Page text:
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  • Saturday, August 26, 2006


    Is Osama bin Laden Still A Threat Five Years After 9/11?

    According to the Hartford Courant's Roger Catlin, here, CNN's Chief International Correspondent Christiane Amanpour said Osama bin Laden's influence remains enormous.

    "The fact that he has eluded capture does not mean that he has left the scene," she said. "It's incredible to me that he still manages to put out fairly sophisticated video and audiotapes, that his presence is still there."

    For that reason, said Gary Berntsen, former head of the CIA's Jawbreaker Unit assigned to track and capture bin Laden, "I believe it is very important that we get bin Laden."

    Berntsen, speaking on behalf of the National Geographic Channel's "The Final Report: Osama's Escape," in which he appears, said, "Bin Laden has demonstrated his ability to conduct a catastrophic attack on the United States. He's still a formidable opponent. His resources are somewhat diminished, but he can still be very lethal."

    Michael Scheuer, author of "Imperial Hubris" and former chief of the CIA's Osama bin Laden unit, which was disbanded recently, appears in the National Geographic Channel report.

    Scheuer, speaking to reporters via satellite, called the disbanding of the unit "an extraordinary decision" that "sends a terrible message to people like Pakistan who we keep urging to help us. And it really sends a message to the American people that we're no longer chasing bin Laden."

    "The action was taken by those who simply don't like bureaucracies, he said."I would doubt that the president even knew about it being dismantled," Scheuer said.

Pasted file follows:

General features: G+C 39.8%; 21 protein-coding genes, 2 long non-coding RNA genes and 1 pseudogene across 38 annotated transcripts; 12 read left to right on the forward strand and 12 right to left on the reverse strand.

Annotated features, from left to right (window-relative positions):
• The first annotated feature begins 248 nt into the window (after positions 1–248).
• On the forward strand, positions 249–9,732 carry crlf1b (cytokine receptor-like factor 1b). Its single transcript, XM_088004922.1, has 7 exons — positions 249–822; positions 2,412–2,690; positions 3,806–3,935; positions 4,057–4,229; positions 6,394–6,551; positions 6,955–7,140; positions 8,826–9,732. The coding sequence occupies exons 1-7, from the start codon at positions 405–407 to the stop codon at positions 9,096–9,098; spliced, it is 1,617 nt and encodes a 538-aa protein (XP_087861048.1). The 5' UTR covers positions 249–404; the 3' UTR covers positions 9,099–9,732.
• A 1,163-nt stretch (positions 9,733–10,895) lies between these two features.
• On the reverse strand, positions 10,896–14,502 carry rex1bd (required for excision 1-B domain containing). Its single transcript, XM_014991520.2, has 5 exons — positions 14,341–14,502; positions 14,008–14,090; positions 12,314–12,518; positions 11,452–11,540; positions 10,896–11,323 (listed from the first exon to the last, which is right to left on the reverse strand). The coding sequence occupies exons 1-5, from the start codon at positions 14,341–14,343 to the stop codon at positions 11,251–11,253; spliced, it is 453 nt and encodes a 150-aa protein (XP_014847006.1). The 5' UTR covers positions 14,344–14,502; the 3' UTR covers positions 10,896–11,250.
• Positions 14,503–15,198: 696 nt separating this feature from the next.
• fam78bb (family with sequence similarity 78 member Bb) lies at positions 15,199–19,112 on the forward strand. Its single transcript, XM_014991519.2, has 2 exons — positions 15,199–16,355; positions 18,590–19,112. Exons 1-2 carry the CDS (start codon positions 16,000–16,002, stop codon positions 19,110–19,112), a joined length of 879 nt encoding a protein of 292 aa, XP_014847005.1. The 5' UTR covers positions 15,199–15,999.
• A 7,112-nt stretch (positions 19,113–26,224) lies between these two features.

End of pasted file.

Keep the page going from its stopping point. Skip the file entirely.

In the film, he says the failure to find bin Laden after five years is embarrassing: "The greatest power the world has ever seen can't find one 6-foot, 4-inch Saudi in Afghanistan. On the face of it, it looks very, very silly."

    The biggest mistake in the pursuit of bin Laden may have been not having enough troops on the ground to catch him in Tora Bora, Scheuer said.

    "The CIA begged and pleaded with the U.S. military to put the troops on the ground and block the mountain passes in the back, and the U.S. military, for various reasons, did not do that," said Philip Smucker, a former foreign correspondent for the Christian Science Monitor and author of "Al Qaeda's Great Escape: The Military and the Media on Terror's Trail."

    Scheuer says such decisions have caused a number of agency officers to speak out.

    "Clearly, we've experienced over the course of our career an increasing moral cowardice among the leaders of both parties when it comes to protecting Americans," he said.

    "Protecting Americans simply does not come first."

    The lack of troops on the Pakistan border in 2001 is also cited in the CNN report. But so is evidence that some of the Afghan warlords enlisted to help were actually paid off to look the other way.

    Amanpour says bin Laden continues to benefit from "a blanket of support."

    "Look, how is he able to put out the videos? How is he able to put out the audiotapes? How is he able to still, we think, to be with his key lieutenant, al-Zarqawi? You know, for those reasons, it's very, very, very difficult and because he's protected in those areas that he stays in."

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